Russian Army’s Ground-Based Electronic Warfare Systems

By Pavel Rumyantsev. 

In any modern army, communication systems and troop command and control systems are of paramount importance. Communications breakdown and loss of troop command and control or failure to execute these functions with the required efficiency in today’s warfare conditions may result in fatal consequences that cannot often be compensated even with the most advanced weapons and military equipment available.


Electronic warfare systems (EW) for ground forces are intended to jam enemy communications, disorganize troop command and control, “stun and blind” its electronic reconnaissance systems. Unlike infantry troops, armored forces, artillery and aviation, EW systems operate “invisibly”, but their contribution to the success of modern warfare cannot be overestimated.

For example, during the war in South Ossetia in August 2008, the Russian EW units started to operate during the first hours of the conflict. No later than early morning on August 8, 2008 these units managed to destroy a few Georgian UAVs, completely suppressing their communications with control stations. This allowed to force the Georgian army to refuse the application of these reconnaissance systems and also to completely disorganize communications between various Georgian troops. It is known that during this war the Russian troops often had to use mobile phones and were widely and justly (we shall agree) criticized for this after the war. However, Georgian troop’s commanders had to use this type of communication (as well as to use the “ancient” method of command transmission – walkers) much more often than their Russian counterparts. Russian troops used mobile phones for communication due to imperfection of communication systems available at that time (old Soviet systems), but Georgian troops used them because they were jammed by Russian EW systems. In comparison to the Russian army, at that time the Georgian army had more advanced and perfect communication equipment purchased from foreign suppliers.

In addition to reorganization of the Russian army and equipping it with new weapons, the large-scale reform of the armed forces initiated in 2008 also included one of the key points – the large-scale information system development. i.e. fitting armed forces with the newest communication systems and automated troop command and control systems. At the same time, while the army was equipped with new communication and control systems, a strong emphasis was placed on electronic warfare. Communications and electronic warfare were one of the fields where the Russian army was considerably weaker than the NATO armed forces, and Russia had not to level up this gap, but at least to minimize it as soon as possible. Now we may say that this objective was successfully accomplished during 8-year period from the moment when the reform was initiated, and the Russian army’s communication systems and troop command and control systems were drastically changed, allowing, to a considerable extent, for the implementation of the so-called “network-centric warfare concept”. Great progress is demonstrated in the field of development and application of electronic warfare systems. A large number of the newest EW systems have been put into service and supplied to the armed forces for the last few years. Below we will discuss new equipment and systems developed by Russia’s military-industrial complex in this field.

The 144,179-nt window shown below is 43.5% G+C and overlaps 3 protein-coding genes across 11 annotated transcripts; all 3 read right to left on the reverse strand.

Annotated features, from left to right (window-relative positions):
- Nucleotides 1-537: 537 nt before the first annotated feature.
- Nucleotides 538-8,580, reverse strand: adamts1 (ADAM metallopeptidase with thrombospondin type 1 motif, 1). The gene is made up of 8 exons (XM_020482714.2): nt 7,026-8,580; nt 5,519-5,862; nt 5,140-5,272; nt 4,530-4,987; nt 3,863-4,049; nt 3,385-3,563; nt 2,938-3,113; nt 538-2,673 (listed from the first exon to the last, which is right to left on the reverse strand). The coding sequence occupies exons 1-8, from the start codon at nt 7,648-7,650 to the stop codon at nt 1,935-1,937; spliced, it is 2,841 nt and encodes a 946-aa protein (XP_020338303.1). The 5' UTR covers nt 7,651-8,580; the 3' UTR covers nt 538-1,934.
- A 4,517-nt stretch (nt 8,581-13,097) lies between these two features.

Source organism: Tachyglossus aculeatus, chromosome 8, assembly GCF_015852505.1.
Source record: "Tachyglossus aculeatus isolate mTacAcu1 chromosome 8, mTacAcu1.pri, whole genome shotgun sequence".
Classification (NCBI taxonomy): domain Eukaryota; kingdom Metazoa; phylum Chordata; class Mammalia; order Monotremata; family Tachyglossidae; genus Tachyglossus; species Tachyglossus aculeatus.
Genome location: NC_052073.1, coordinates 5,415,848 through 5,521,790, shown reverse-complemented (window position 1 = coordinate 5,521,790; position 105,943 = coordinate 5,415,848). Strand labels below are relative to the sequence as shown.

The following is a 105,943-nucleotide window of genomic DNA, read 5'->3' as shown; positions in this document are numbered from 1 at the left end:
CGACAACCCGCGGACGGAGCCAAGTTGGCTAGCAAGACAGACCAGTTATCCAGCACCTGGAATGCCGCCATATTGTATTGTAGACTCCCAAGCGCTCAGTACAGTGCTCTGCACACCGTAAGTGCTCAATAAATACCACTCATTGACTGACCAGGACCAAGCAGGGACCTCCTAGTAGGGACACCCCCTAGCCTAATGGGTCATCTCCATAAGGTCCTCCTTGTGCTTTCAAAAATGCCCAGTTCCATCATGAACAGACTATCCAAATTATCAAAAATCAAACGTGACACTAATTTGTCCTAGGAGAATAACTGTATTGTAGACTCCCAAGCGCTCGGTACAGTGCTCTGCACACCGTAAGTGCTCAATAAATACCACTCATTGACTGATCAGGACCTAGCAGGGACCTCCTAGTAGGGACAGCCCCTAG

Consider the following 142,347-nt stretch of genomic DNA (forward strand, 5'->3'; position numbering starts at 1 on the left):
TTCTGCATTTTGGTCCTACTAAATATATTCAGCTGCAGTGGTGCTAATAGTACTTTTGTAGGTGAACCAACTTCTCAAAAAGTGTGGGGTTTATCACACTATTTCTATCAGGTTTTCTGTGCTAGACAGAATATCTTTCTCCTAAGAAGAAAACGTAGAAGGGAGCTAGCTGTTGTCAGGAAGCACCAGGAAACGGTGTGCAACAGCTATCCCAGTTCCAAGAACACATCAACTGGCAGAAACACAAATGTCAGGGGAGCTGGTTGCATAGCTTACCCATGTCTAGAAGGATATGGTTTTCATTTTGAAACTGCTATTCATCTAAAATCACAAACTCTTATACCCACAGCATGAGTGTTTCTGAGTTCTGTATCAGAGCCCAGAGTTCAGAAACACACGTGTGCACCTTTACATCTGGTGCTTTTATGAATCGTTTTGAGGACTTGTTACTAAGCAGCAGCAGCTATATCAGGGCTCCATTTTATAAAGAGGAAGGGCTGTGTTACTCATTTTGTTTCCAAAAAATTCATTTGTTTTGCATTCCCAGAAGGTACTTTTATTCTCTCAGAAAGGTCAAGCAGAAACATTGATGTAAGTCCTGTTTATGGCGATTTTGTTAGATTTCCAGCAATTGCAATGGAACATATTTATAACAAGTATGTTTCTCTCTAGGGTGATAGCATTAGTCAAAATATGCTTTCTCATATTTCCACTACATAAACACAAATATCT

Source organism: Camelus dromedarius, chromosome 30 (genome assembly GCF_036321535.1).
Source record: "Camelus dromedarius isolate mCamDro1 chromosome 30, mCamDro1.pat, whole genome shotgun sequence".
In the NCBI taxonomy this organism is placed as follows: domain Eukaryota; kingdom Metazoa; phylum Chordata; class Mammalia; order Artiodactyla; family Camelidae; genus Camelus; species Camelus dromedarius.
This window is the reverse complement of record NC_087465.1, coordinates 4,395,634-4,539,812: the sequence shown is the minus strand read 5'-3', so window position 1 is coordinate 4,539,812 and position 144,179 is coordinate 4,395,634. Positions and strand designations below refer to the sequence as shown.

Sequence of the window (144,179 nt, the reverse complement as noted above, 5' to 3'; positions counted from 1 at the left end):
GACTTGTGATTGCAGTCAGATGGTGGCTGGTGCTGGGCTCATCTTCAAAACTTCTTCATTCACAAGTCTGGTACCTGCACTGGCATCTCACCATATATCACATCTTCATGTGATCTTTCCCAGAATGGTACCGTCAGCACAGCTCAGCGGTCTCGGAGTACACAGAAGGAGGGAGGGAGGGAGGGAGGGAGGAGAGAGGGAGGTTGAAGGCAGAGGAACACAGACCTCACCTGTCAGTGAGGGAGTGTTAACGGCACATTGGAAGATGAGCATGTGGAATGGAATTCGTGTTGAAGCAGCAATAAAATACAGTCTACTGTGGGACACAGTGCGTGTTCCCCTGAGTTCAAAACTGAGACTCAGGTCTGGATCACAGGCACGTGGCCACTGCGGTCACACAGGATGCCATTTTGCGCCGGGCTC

Krasukha Electronic Warfare System: Hide Your Troops from the Enemy

The main aim of the Krasukha EW system is to conceal troops, air defence systems, various military, production and administrative facilities from any electronic reconnaissance, for example, from Airborne Warning and Control System (AWACS) aircraft, sideways looking radars (used by enemy reconnaissance aircraft to obtain the “radar display” of an area and to locate positions of troops and various military facilities), etc.